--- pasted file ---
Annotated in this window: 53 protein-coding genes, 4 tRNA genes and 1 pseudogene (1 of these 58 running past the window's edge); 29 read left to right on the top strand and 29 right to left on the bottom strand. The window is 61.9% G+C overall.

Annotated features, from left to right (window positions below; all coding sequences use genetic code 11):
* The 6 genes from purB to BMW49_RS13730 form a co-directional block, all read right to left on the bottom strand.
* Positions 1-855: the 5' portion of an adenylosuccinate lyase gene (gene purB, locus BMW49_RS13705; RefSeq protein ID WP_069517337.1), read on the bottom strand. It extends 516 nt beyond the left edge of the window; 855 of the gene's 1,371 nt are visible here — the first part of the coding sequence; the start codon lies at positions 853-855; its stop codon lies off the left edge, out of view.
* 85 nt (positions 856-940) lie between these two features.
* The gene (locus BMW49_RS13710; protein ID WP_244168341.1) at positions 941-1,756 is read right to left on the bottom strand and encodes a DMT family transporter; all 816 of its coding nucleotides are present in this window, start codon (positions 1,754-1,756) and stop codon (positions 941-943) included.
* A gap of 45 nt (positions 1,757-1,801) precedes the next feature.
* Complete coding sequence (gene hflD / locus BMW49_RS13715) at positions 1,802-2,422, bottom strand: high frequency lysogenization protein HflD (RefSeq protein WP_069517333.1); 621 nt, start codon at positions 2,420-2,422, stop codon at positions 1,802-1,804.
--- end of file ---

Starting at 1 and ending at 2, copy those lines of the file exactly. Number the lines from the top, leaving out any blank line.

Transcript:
Annotated in this window: 53 protein-coding genes, 4 tRNA genes and 1 pseudogene (1 of these 58 running past the window's edge); 29 read left to right on the top strand and 29 right to left on the bottom strand. The window is 61.9% G+C overall.

Annotated features, from left to right (window positions below; all coding sequences use genetic code 11):